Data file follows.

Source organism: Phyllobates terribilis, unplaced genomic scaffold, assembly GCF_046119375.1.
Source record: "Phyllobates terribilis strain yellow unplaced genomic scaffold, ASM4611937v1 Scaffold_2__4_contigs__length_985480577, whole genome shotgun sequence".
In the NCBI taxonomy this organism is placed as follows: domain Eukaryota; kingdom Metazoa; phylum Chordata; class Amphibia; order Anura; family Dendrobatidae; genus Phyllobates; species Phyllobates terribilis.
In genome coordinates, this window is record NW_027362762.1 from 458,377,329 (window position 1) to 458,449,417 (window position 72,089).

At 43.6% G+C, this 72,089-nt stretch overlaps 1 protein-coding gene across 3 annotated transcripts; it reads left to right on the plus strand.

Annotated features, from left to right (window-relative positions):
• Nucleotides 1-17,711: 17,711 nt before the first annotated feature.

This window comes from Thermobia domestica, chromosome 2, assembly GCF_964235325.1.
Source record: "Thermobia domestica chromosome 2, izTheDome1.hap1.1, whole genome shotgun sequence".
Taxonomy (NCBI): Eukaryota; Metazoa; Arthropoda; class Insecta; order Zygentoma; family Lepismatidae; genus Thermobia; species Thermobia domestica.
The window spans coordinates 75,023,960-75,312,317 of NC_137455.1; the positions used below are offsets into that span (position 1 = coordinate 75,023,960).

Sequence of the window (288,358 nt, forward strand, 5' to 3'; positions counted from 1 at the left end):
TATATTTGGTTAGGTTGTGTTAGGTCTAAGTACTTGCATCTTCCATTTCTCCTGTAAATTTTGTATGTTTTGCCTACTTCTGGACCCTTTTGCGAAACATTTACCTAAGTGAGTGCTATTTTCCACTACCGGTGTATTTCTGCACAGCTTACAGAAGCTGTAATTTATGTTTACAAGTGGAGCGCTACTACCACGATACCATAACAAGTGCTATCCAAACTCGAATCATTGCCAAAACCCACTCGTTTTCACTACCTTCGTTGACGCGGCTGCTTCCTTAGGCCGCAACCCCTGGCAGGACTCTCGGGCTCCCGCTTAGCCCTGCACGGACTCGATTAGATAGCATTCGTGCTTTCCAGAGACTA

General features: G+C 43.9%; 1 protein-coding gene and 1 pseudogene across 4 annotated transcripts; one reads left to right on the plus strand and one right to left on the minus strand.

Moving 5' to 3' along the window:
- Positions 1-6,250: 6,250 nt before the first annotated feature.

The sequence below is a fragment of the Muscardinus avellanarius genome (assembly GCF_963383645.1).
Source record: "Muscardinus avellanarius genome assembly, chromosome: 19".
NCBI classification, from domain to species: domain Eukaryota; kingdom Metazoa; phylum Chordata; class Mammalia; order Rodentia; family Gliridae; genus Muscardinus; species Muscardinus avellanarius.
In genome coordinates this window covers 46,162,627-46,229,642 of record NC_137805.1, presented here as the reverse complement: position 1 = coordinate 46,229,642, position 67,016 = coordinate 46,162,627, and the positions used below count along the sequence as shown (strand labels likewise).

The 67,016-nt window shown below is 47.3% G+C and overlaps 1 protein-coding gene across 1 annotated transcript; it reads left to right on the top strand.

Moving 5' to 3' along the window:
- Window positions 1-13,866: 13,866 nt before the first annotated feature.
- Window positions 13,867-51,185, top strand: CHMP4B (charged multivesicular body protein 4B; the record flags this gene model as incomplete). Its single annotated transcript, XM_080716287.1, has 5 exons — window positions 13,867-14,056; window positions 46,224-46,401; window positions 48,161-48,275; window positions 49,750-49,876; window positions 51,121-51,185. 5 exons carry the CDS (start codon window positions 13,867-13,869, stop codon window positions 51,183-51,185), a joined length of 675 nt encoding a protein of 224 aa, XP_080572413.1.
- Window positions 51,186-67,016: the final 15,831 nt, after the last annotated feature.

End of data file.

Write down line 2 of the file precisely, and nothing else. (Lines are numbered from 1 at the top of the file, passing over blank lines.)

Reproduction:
Source record: "Phyllobates terribilis strain yellow unplaced genomic scaffold, ASM4611937v1 Scaffold_2__4_contigs__length_985480577, whole genome shotgun sequence".